At my age, I am learning as fast as I can about vegetable gardening! Lucky for me I have two very good teachers. The first is my brother, Jonathan, who sits with me in the mornings through the week and we have our devotions and coffee on the front porch where we can feel the weather of the new day starting, whether it be the sun or the rain and some wind on most days. Just listening to him talk about “our little garden” he tells me way more things than I’ve ever heard of. Plants are living things to him and he communicates that in every sentence he speaks. For example, one morning we were looking up to see if rain was going to come soon because he said you’re not to water until the plants bow their heads and ask because it’s good for the roots to grow deep in search of water and that makes them stronger. Then we walked to the garden and saw some dead leaves at the bottom of the plants and he said it’s better to cut them so not to disturb the ground by pulling which might bother the roots. And throw the dead leaves outside the garden so if they have disease on them it won’t get on other leaves. On another morning when we were watering because the rain wasn’t coming for several days I started to pull a few dead leaves when he said ” stop” and he continued to tell me that when the leaves are wet from rain or watering and you touch them with your hands you could get bacteria on the plant from your hands. Who would have thought!! And he talks all the time of the importance of the sun. The more sun the more vegetables and the better tasting they are. That’s why when planting he is so particular as to where the garden is planted to make sure shadows from the house or tall trees don’t fall on it so to allow the most sun available during the day.
Then I have my beloved brother in law, David Yaussy. Through the years I have watched him grow all kinds of things in between rocks and in drain spouts. In yards and places you wouldn’t even think possible. He’s never afraid to try. He’ll talk to me about ideas for hours and has spent time sending me emails with detailed lists of what I need to buy or build. So this year my son, Adam built our above ground garden using his math mind to calculate the proportions and it’s perfect! No bending over to hurt our backs and with the right soil combination the vegetables are growing crazy.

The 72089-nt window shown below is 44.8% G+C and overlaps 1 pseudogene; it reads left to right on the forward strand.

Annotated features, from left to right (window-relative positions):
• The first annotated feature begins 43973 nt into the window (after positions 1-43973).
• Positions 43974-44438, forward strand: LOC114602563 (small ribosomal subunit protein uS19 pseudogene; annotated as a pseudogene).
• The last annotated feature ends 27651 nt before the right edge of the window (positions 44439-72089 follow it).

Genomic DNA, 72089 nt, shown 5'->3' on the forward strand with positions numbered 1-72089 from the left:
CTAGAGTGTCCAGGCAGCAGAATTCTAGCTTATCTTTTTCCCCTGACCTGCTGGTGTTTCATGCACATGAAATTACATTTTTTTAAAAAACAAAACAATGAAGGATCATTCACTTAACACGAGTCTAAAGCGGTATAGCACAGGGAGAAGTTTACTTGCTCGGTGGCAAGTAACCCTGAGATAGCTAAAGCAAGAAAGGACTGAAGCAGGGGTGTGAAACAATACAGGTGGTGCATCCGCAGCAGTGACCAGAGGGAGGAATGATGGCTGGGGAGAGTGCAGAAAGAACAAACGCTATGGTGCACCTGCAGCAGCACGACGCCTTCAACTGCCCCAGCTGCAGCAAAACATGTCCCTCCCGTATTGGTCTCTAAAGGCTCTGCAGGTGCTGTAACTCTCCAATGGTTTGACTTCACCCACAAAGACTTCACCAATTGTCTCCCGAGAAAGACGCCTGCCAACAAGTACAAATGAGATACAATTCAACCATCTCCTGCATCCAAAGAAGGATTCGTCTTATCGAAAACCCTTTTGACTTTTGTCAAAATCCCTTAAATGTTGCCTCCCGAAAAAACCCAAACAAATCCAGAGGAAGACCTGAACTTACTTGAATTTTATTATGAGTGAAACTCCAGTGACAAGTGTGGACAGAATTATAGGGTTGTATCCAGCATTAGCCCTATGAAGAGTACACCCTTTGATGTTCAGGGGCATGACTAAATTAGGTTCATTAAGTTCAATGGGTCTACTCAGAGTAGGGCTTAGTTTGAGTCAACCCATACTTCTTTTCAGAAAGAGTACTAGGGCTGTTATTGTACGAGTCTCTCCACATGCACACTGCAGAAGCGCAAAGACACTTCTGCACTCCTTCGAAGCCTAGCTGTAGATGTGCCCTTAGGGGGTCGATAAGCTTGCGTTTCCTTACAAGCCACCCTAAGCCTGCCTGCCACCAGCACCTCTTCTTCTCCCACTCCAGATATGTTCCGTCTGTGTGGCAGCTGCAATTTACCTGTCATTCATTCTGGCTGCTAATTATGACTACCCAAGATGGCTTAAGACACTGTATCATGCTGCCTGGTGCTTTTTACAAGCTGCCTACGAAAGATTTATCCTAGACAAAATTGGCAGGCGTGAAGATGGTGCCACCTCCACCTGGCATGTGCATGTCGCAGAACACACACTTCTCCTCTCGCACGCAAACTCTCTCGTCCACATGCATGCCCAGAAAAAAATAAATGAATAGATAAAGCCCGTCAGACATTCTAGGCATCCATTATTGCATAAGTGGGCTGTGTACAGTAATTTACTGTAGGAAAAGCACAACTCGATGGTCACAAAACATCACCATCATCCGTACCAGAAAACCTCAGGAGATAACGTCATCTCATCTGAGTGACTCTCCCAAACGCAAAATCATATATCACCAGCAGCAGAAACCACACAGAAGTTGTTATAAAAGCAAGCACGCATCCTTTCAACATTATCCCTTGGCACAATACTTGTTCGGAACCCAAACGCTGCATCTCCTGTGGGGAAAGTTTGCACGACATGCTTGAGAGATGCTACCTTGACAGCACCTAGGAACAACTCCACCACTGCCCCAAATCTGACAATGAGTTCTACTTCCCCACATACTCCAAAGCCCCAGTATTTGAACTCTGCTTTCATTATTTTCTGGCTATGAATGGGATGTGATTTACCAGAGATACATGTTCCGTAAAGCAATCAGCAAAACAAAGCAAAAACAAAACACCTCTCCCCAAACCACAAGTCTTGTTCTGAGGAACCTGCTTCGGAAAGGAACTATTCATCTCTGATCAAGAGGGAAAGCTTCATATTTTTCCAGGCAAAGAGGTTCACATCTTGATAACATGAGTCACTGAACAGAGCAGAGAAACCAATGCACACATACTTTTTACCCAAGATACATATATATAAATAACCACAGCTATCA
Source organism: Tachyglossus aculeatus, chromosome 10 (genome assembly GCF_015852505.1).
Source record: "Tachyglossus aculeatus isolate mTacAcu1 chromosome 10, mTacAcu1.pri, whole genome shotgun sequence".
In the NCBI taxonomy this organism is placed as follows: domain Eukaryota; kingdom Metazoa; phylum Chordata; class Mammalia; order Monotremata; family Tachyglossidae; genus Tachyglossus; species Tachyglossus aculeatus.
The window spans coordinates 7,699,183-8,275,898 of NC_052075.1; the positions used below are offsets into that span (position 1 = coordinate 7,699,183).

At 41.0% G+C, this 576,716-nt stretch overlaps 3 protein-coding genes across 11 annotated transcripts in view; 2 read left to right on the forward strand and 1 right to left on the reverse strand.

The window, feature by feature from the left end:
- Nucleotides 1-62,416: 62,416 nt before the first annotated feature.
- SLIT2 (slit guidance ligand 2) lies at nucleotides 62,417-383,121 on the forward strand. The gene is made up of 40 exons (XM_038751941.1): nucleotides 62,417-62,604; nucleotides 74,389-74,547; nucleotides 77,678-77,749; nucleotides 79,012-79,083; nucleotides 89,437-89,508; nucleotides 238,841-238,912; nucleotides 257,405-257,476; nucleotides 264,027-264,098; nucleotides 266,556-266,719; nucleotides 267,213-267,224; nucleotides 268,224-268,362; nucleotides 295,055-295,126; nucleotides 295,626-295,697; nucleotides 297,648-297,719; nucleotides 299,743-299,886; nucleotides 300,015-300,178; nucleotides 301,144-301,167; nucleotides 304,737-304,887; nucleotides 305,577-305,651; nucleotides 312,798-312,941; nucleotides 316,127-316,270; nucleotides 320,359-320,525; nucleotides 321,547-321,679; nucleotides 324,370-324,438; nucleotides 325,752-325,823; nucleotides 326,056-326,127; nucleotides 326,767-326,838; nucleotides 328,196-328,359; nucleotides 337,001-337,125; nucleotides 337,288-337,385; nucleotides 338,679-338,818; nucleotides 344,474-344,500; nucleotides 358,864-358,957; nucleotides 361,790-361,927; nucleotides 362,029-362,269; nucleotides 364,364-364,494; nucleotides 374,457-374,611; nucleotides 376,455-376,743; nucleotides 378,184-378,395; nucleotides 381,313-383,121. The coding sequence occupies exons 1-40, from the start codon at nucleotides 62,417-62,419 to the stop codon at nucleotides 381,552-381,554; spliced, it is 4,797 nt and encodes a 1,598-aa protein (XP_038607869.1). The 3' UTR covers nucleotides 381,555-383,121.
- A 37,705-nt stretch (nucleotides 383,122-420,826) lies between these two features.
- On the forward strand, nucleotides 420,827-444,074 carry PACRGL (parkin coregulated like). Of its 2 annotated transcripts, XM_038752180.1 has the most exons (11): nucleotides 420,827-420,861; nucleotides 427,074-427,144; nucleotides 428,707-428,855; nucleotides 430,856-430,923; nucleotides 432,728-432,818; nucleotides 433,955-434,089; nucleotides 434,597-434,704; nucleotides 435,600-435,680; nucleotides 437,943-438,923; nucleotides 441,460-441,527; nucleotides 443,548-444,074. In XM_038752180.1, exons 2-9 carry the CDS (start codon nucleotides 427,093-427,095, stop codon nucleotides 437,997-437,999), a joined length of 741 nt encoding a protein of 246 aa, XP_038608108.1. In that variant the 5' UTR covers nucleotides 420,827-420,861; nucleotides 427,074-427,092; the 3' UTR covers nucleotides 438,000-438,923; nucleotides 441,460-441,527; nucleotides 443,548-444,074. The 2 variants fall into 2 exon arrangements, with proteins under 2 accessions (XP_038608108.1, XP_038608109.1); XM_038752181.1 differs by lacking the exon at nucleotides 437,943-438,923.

Thank you, to these important men in my life!! And I’ll have to say thank you to my husband ahead of time because when I’m gone to see my sister in California this summer he’ll have to water and collect all this wonderful bounty!!
I think it’s terrific how most cities are now having open farmer’s markets in the middle of there downtowns. This past weekend Roy and I met our friends Dianne and Jim Corn in Knoxville, Tennessee at the first of the season fair. Do you see the color and size of these radishes? You never find them like this at the grocery store. I had to purchase them right away and since I carry little packets of salt in my purse I ate one right then. Perfect! No pithiness inside of these jewels, just a peppery crunch. Here are a couple of new recipes you can try and of course just add them to any salad